Dungeon World with a GM and a single player?

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Dungeon World with a GM and a single player?
« on: August 11, 2011, 11:37:59 AM »
There are no stupid questions... I hope

I need some advice here.
Do you think it could work?
Playing Dungeon World with a single player in a play by post game?

Please don't throw rocks at me :D

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sage

  • 549
Re: Dungeon World with a GM and a single player?
« Reply #1 on: August 11, 2011, 12:08:56 PM »
It might work, technically, but I think you'd be missing out on a fair bit. I know several people have done some pretty great play-by-post games, so that's not an issue. One player is just... iffy, to say the least.

The biggest problem is the lack of intra-party relationships. DW is really built on the Bonds, and those won't be in play much. You can fill that out with NPCs somewhat, but the person-to-person interaction of a Bond is just as important as the character-to-character.

So, it may work, but it probably won't be great.

That said, try it! I'd love to hear how it works. We certainly won't take away your books/PDFs or throw rocks.

Re: Dungeon World with a GM and a single player?
« Reply #2 on: August 11, 2011, 01:02:52 PM »
That's what I feared :/

You see, I know some (French) groups which used Dungeon World with good old Dnd first edition Adventures.
I'm more familiar with Apocalypse World itself and , when I read their actual play report, I though that:

1) The 'feel' of their party seemed less mistrustful (That it could be in Apocalypse World)

2) Playing a dungeon crawl adventure written for a basic game could alter that 'sandbox' feel proper to apocalypse world.
(As I already said, I'm more familiar with AW. After all DW mix AW with old school dungeon crawl.
So, obviously , everything won't totally result from players answers and bad rolls)

So I (wrongly) concluded that bonds/Hx were less crucial on dungeon world and that I also could use some good old fighting fantasy gamebooks as an inspiration for an adventure.

Now, I fear that would restrict Dungeon World to a rule-lite engine.

Thanks for your mercy :D

Re: Dungeon World with a GM and a single player?
« Reply #3 on: August 11, 2011, 01:08:13 PM »
I've run it one person for my son and changed the bond to things in the Dungeon.  Made them more like the BIT-like stuff in Mouse Guard.  Worked pretty well but I'd need to revisit it before I tried it again. 

Re: Dungeon World with a GM and a single player?
« Reply #4 on: August 11, 2011, 01:38:28 PM »
Could you enlighten me? :)
I never played Mouse Guard.

Re: Dungeon World with a GM and a single player?
« Reply #5 on: August 11, 2011, 02:41:18 PM »
I ran a one-on-one game and it went fine.  I suppose it didn't have much in the way of "depth", but there was a dungeon and some monsters and some treasure and some choices and some dice rolls and a little RP with a rescued NPC.  Pretty much like a one-on-one game of D&D.

Contrasting that, I played a multiplayer game of Dungeon World and the bonds went essentially untouched as well.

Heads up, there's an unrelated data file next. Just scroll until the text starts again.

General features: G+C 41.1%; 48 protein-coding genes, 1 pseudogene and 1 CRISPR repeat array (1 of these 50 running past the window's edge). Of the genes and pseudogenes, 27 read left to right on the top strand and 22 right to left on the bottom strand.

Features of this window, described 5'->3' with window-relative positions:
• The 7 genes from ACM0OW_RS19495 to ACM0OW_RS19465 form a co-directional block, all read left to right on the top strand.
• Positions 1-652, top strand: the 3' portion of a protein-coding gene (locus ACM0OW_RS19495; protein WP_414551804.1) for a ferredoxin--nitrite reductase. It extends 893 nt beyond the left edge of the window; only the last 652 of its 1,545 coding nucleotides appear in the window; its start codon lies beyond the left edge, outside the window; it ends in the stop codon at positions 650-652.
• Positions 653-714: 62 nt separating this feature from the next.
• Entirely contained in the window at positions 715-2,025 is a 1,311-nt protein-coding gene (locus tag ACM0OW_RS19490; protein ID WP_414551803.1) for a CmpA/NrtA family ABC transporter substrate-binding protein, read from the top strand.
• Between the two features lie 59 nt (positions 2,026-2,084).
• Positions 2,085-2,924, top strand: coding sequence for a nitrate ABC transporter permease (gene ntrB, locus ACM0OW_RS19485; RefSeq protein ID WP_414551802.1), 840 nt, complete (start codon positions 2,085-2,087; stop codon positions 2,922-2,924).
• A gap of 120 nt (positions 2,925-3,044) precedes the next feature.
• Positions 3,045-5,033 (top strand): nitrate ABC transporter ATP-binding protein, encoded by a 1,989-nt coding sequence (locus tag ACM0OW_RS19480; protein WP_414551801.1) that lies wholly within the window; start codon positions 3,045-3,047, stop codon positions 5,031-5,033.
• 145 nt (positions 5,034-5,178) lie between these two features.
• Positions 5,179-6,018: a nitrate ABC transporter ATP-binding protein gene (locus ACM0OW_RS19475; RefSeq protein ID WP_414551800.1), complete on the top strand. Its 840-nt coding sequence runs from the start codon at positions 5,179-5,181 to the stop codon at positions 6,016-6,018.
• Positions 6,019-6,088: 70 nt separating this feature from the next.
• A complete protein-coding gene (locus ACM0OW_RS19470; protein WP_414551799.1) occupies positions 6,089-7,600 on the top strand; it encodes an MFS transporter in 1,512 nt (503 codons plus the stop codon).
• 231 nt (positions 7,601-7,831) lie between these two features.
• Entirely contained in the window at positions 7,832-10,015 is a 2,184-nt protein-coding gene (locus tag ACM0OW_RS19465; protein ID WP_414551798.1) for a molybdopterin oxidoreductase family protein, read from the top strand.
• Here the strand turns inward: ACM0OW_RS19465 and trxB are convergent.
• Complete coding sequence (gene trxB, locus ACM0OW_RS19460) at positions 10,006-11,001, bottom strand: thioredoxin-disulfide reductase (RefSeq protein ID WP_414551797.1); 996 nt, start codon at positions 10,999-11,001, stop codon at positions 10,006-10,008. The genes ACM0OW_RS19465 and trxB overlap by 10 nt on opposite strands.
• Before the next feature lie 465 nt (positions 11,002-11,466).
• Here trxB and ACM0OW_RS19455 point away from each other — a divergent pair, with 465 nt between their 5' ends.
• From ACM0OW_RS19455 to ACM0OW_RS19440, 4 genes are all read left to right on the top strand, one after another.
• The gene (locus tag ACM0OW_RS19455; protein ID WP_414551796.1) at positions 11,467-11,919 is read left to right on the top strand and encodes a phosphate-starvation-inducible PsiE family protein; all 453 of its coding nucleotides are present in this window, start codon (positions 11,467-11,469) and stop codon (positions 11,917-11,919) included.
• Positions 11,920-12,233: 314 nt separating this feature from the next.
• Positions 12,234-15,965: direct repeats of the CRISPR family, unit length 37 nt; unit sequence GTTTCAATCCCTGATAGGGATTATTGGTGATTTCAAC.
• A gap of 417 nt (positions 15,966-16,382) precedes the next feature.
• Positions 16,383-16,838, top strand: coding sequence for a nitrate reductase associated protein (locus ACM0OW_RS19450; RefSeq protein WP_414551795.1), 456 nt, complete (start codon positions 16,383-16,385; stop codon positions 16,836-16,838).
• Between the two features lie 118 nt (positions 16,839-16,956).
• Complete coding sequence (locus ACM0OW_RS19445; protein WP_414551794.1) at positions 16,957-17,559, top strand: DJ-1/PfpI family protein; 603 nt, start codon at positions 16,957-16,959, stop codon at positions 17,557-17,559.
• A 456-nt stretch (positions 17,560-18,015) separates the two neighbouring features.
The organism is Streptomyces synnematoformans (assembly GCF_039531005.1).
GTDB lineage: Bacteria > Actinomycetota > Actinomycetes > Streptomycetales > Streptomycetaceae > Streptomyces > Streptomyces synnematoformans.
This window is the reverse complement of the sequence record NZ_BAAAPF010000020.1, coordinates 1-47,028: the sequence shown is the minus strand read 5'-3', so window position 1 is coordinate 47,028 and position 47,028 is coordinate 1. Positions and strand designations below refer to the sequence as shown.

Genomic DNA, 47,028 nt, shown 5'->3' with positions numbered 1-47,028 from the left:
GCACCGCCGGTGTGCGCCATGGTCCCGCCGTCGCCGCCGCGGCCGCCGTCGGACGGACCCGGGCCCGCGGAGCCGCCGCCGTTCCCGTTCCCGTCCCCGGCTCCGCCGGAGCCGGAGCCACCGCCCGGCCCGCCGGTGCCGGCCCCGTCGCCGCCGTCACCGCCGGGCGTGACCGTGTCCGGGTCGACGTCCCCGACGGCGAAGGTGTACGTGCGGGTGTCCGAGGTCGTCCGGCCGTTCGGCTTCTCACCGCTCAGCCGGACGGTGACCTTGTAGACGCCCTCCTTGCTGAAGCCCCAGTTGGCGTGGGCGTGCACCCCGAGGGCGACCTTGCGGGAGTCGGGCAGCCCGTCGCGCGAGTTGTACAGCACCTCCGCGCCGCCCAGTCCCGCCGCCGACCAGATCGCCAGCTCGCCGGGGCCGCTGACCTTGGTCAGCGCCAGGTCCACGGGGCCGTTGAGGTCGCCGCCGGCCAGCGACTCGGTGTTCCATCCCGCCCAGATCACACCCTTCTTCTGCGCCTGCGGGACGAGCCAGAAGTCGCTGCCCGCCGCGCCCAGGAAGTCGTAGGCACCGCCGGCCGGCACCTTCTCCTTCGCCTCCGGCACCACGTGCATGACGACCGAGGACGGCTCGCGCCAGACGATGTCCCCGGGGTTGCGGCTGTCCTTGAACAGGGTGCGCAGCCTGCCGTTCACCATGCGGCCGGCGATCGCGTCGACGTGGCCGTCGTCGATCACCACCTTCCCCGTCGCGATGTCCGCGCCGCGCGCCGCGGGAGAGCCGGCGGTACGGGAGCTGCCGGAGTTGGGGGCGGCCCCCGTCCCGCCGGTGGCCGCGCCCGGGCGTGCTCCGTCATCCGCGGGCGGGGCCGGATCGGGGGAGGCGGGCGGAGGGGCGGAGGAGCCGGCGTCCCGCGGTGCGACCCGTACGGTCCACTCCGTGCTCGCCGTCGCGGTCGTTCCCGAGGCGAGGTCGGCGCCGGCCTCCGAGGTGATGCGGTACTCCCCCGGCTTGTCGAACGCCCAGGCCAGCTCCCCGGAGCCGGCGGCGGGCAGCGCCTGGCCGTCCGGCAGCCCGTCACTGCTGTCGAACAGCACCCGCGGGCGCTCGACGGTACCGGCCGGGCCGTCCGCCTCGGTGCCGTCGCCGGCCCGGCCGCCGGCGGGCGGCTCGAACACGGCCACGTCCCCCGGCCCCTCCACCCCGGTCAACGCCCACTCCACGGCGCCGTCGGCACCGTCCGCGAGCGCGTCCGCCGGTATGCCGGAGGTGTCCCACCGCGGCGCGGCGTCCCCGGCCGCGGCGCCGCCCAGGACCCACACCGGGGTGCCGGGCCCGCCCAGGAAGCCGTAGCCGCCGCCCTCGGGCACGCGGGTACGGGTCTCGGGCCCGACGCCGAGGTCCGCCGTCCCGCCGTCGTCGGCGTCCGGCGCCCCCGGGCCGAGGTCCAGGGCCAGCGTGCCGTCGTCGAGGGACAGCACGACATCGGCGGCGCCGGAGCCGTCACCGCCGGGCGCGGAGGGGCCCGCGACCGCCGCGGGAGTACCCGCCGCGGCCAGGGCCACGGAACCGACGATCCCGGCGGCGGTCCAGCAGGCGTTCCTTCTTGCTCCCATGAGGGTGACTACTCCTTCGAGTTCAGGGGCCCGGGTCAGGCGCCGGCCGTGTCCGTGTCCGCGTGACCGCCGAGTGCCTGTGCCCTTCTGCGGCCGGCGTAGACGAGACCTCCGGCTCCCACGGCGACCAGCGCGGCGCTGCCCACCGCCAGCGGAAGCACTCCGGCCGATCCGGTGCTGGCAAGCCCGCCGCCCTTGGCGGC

Maybe there's some higher-level ideal that we didn't achieve, and don't realize that we are missing, but it was certainly fun, regardless.

But the "things-in-the-dungeon" bond idea sounds like a winner, too.

Re: Dungeon World with a GM and a single player?
« Reply #6 on: August 11, 2011, 07:16:41 PM »
The biggest problem is the lack of intra-party relationships. DW is really built on the Bonds

At the risk of dredging up something that may have already been settled, I don't see this at all.

I get that bonds are supposed to be big, but when I look at the PDF for the rules, Bonds seems really underpowered. All they're used for is helping or interfering--important, yes, but there are a ton of other moves that don't rely on this at all. It looks like a remnant from Apocalypse World, and while I think AW does the relationships well, DW doesn't seem focused on it as much at all.

Am I reading something wrong? Is my interpretation incorrect? I'd love to be proven wrong, but the text doesn't seem to focus on bonds much at all. Maybe it need to be re-emphasized?

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sage

  • 549
Re: Dungeon World with a GM and a single player?
« Reply #7 on: August 11, 2011, 07:24:37 PM »
They're just as much as part of the game as AW Hx, used for just as many moves. I don't think they've been de-emphasized. At the very least they make every game start with a solid background of who knows whom. At best, they provide a really strong basis for the game. Both are supported methods.

What you're missing out on is that clear background between the characters, since there are no other characters. In many versions of D&D what you miss flying solo is mechanical strength, in DW you lack that some but you also miss out on a chance to really define your character in relation to others.

Re: Dungeon World with a GM and a single player?
« Reply #8 on: August 12, 2011, 01:41:00 AM »
They're just as much as part of the game as AW Hx, used for just as many moves. I don't think they've been de-emphasized. At the very least they make every game start with a solid background of who knows whom. At best, they provide a really strong basis for the game. Both are supported methods.

What you're missing out on is that clear background between the characters, since there are no other characters. In many versions of D&D what you miss flying solo is mechanical strength, in DW you lack that some but you also miss out on a chance to really define your character in relation to others.

I can see what you mean, but perhaps part of the difference in the feel is that the bonds seem optional. In AW, everyone goes around the table and creates bonds with everyone, and oftentimes, these start at some sort of bonus or penalty. Further, the players get a chance to change the assigned bonuses or penalties as well by adding in an extra detail on top of what the other players assign him or her. Further, these changes that could be made, this give and take between players, really helped to flesh out the background of the characters, since it often created tensions in the background stories they were crating that they had to resolve. In DW, I'm only required to create one bond. Sure, I'm encouraged to make more, but there's nothing requiring me to.